The Rapidian

I wish my life mattered

I pen this for my people of color whose pain is more often than not erased by indifference. I pen this for every black body that carries the pain of existence on their shoulders – our lives should matter and this is me penning the pain that says “it feels like ours don’t.”
Breannah Alexander (center) at Partners for a Racism Free Community's "Race Together" event

Breannah Alexander (center) at Partners for a Racism Free Community's "Race Together" event /Courtesy of Partners for a Racism Free Community

I find myself writing variations of the same idea and telling very different stories that lead to the same theme. The first version of this story is about how I feel like a fish trying to breathe on the sand with those who could choose to throw me back in the water watching me slowly suffocate. The second version is how I wish the world cared about black people as much as they care about preventing puppy mills from selling dogs bred in destructive conditions in Grand Rapids malls. The third version is how I wish I lived in a community that valued my heart, my soul and my life.

That’s the version I stop at because the story I’m writing is one about how I feel the need to constantly qualify my oppression.

My story is an interesting one to some and an ordinary narrative for others. I was born and raised in Saginaw, Michigan. I was engaged in the philanthropic world at the age of 14. My first mentors were a black female CEO of a community foundation and a 60-year-old white stay-at-home dad. I went to camps with the children of farmers to discuss democracy in practice. I wanted to be a lawyer and focus on addressing the causes of disenfranchised populations. I wanted to make sure no one's rights were violated and everyone’s lives were protected.

I was 18 when my world views began to shift.

It was at 18 when I was pulled over for the first time by campus police as I walked to my car from the university library. It was at 18 when an officer responding to a domestic violence call in which I was the victim would harass me rather than interrogating the reported assailant. It was at 18 when I realized that what felt like the paranoia of a father sending his daughter to college was actually a warning about the realities outside the safety of what had been a privileged space of existence. Ignorance was a bliss I was stripped of when confronted with the realities of my race. 18 was the first time I began to fear police.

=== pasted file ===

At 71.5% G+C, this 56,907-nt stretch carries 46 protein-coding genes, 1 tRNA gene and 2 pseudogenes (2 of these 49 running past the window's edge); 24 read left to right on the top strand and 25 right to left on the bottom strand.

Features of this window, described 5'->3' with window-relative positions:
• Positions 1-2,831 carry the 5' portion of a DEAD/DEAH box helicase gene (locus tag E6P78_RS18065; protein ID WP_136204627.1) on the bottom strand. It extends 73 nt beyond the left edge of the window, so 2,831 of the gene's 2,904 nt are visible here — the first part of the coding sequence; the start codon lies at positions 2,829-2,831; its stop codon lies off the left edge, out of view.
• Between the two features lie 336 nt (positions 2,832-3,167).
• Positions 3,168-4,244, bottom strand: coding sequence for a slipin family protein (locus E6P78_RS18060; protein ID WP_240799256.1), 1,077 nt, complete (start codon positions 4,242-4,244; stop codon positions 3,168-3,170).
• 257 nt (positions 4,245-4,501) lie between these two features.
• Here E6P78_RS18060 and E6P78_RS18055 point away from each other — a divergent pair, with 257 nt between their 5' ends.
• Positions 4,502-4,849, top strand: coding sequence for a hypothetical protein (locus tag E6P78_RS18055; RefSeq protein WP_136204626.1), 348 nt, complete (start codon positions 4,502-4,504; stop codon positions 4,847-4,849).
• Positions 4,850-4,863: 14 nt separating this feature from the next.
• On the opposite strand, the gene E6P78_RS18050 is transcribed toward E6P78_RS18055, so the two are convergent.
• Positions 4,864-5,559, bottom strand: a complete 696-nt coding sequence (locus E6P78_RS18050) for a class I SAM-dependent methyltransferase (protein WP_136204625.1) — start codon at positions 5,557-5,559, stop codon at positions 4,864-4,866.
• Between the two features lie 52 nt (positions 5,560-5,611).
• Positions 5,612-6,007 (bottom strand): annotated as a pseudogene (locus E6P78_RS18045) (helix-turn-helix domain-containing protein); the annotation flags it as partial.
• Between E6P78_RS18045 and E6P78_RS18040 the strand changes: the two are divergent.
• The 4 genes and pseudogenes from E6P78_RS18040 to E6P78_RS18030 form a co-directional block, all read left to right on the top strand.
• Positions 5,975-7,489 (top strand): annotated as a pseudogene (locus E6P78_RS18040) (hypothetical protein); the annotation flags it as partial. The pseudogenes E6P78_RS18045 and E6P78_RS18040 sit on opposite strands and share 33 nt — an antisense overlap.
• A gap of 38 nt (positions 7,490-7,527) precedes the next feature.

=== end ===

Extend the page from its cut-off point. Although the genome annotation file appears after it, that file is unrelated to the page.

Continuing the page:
As I pen this piece, I am fully aware of how my context affects my perception of the space I occupy. I am a 26-year-old black woman doing racial equity work in Greater Grand Rapids. My partner is white. My friends are diverse. I don’t view the world with rose-colored glasses, but I believe people can change the ways of this world. I whole-heartedly believe that young people will be the architects of transformative change. I also believe that the apathy of adults at large is dangerous in creating more inclusive spaces and communities where the statement “all lives matter” is not a compulsory rebuttal because we’ve created spaces that systemically destroy black lives.

If fear were a form of social control – the world is doing an effective job of making examples of black bodies. We add two more names to the ongoing list of state sanctioned killings of black bodies: Alton Sterling (Baton Rouge, Louisiana) and Philando Castile (Falcon Heights, Minnesota). And yes, it is state sanctioned when your tax dollars make it possible and the actions of the perpetrator are never met with justice on behalf of the victim.

I was made aware of the latest round of officer-involved murders while wrapping up a nearly month-long stay in Spain. Sadly, I was not surprised. As a matter of fact, it reminds me of a story my partner told me. He was telling me about a man who was without nerve endings. The man once dislocated a bone and had no idea. He could severely cut himself and have no idea he was bleeding out. Sadly, this is what it feels like at this point to hear about lives lost in seemingly endless acts of indifference perpetrated by fearful trigger-quick officers.